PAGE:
Priapism is a medical emergency that requires immediate treatment to optimize patient outcomes and avoid costly litigation. This kit, designed by urologists specializing in male sexual dysfunction, provides all the essential equipment and detailed step-by-step instructions for the immediate treatment of priapism by any medical professional.
Dr. John Mulhall discusses management of priapism using the Priapism Kit from UroSciences.
What is priapism?
Priapism is a medical emergency in which an erection persists for more than 4 hours. In most cases, the penis becomes painfully engorged with blood due to fatigue or failure of penile smooth muscle, which normally regulates the flow of blood into the penis. Pressure within the erectile bodies (corpora cavernosa) climbs and eventually exceeds systolic blood pressure, which prevents arterial oxygenated blood from entering the penis (ischemic priapism). Immediate penile decompression is necessary to restore perfusion and avoid permanent damage to the erectile tissues of the penis. Failure to promptly identify and treat priapism can result in permanent erectile dysfunction or penile deformity.
How is priapism treated?
The goals of priapism treatment are to provide immediate relief of penile pain and to prevent permanent penile dysfunction by restoring the flow of oxygenated, arterial blood to the penis as quickly as possible. This may be accomplished in several ways. Drugs (phenylephrine) may be injected directly into the corpora cavernosa to stimulate contraction of penile smooth muscle. The corpora cavernosa can be decompressed and irrigated with a large-bore needle. In some cases, particularly when treatment is delayed, the penile smooth muscle may become unresponsive to medication. In these cases, surgery by an appropriate specialist may be required. When treatment is very delayed, immediate implantation of a penile prosthesis may be the only option.
Advantages of the Priapism Kit
The success and ease of priapism treatment depend upon the duration of priapism. Delays in priapism treatment once a patient has presented to a healthcare facility result in the need for more invasive treatments and increase the risk of permanent penile dysfunction. Failure to provide prompt treatment may result in legal liability.
Treatment of priapism may be delayed for several reasons. Many healthcare providers are not familiar with priapism treatment and subspecialists are not always immediately accessible. Even when an experienced healthcare provider is available, the time it takes to find and prepare the requisite equipment and medication for treatment may also cause significant delay.
The Priapism Kit was designed by urologists specialized in sexual dysfunction to empower any healthcare provider to treat priapism. The kit contains detailed, easy to follow step-by-step instructions for the treatment of priapism. All equipment required for treatment is included and clearly labeled for ease of use. Time wasted waiting for subspecialist consultants to arrive or searching for equipment is eliminated. The results are improved patient outcomes and more cost-efficient emergency room care.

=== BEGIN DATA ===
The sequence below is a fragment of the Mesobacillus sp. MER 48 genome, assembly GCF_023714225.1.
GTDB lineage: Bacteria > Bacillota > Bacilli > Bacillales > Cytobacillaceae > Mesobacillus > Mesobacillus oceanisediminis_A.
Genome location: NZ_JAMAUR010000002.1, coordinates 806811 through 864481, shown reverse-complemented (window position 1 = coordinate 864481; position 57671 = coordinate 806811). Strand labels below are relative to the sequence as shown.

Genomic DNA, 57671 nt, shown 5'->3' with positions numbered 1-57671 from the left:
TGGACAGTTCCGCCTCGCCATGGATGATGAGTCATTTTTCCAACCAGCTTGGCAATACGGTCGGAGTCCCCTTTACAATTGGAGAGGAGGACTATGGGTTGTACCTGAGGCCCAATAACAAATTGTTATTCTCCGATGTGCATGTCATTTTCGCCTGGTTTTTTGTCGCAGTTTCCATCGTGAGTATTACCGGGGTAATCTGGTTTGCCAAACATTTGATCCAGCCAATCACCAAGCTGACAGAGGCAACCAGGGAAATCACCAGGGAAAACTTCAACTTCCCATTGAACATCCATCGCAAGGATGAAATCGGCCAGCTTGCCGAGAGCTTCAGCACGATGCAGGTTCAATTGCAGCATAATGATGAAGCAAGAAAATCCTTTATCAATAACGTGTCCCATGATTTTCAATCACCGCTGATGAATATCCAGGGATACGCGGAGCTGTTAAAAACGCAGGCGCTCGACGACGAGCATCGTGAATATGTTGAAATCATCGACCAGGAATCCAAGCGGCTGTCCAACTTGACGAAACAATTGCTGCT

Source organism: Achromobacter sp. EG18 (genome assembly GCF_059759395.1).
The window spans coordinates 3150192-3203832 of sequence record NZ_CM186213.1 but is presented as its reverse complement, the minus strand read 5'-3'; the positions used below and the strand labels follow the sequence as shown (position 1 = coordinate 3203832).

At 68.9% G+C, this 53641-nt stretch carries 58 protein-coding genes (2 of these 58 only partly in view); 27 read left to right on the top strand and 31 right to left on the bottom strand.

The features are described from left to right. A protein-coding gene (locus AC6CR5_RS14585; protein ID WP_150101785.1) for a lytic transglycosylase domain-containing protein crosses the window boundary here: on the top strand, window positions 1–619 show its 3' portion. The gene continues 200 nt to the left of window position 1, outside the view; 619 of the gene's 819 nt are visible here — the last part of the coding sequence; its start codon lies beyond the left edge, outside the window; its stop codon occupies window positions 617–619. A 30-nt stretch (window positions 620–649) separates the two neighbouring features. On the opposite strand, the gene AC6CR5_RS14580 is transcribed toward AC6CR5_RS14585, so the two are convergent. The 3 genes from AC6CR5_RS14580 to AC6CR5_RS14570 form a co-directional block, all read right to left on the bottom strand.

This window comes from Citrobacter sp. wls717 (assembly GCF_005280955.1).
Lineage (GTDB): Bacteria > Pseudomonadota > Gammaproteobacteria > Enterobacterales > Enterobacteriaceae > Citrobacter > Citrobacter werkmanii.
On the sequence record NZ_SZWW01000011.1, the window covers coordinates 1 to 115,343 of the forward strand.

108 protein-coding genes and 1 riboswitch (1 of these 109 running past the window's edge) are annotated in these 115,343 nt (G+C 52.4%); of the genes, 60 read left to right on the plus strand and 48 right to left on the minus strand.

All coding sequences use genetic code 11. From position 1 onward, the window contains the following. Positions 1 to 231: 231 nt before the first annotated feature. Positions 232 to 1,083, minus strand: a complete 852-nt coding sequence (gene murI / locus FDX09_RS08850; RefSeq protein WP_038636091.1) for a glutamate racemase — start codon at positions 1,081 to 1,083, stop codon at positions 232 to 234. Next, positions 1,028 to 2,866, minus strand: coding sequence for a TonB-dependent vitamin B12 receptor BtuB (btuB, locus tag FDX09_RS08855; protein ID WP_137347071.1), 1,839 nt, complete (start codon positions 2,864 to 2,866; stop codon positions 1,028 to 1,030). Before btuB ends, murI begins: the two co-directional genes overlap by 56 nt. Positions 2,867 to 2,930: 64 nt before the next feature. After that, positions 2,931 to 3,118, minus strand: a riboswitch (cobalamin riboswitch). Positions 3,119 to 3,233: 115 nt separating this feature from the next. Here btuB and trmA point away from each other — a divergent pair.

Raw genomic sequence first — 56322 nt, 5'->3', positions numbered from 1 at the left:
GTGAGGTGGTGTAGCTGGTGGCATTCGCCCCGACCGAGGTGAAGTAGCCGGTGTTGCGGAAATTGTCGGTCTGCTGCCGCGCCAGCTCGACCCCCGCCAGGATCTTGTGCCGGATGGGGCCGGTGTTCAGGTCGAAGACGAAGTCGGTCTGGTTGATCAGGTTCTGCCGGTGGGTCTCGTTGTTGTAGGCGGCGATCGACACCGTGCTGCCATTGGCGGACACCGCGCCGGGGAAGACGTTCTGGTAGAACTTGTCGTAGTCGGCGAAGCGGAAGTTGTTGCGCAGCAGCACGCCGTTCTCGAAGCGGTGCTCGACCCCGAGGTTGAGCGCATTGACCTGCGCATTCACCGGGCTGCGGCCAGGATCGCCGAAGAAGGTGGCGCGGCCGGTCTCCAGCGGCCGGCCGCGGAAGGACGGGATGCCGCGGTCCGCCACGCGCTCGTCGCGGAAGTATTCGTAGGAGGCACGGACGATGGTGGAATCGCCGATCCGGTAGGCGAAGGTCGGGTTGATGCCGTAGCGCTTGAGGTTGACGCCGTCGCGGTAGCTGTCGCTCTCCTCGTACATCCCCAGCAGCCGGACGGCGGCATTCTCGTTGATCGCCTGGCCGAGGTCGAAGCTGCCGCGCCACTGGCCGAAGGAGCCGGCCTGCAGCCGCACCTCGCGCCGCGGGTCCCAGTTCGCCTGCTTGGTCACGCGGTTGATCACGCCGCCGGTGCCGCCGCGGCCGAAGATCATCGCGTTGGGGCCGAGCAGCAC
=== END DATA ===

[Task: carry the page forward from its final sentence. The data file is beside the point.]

The Priapism Kit is comprised of:
Sterile fenestrated drape (18 x 26″). Place the drape over the field to cover the area around the genitals. This protects the patient from possible spillage of blood and allows the provider to rest instruments on the drape while maintaining sterility.
1 mL syringe with 27G x 0.5″ needle. An initial attempt at quick detumescence can be made by drawing up phenylephrine solution (not included) and injecting into the base of the penis. If the attempt is successful, then there is no need to aspirate blood clots or perform other maneuvers.
16 G 1″ needle, alcohol prep, 5 mL syringe. Use the 16 G needle with the 3 mL syringe to aspirate an appropriate volume of phenylephrine 1% (not included) from the vial in standard sterile fashion. The phenylephrine must be diluted with an appropriate volume of sterile injectable normal saline (not included) to achieve recommended concentrations from 100 mcg/mL – 1000 mcg/mL. The alcohol prep is used to wipe the vial tops. For short duration priapism (4-6 hours), 200 to 500 mcg of phenylephrine can be administered directly into the corpora cavernosa every 3 to 5 minutes for up to one hour.
27G x 1.25″ needle, 10 mL syringe. For an optional nerve block, the 16G needle can be used with the 10 mL syringe to withdraw lidocaine 1% (not included). The needle is then changed to the smaller 27G 1.25″ needle to administer a dorsal penile block or penile ring block by infiltrating the 10 mL of lidocaine.
10 mL normal saline flushes (2), 19 G butterfly, 3-way port, and 20 mL syringe. For priapism > 6 hours, corporal irrigation and aspiration may be used along with phenylephrine injection. The 3 mL syringe with diluted phenylephrine, one 10 mL saline flush syringe, and the butterfly syringe are each connected to the 3-way port. Once the butterfly needle is inserted into the corpora cavernosa, the 3-way port is adjusted so that saline flush irrigation can be alternated with the phenylephrine administration. The 20 mL syringe is exchanged with the 10 mL flush in order to aspirate blood.
Emesis basin (500 mL). The basin is used as a convenient receptacle for aspirated blood and blood clots during the procedure.
Cohesive bandage 1″ and 4 x 4: gauze 2-pack (3). Gauze is used during the procedure, bandages are used to absorb blood and to compress injection sites to prevent bruising and swelling. At the conclusion of the procedure, the penis is often edematous. Place a gauze bandage around the penis and apply a loose cohesive bandage over the gauze to limit post-procedural swelling and bruising.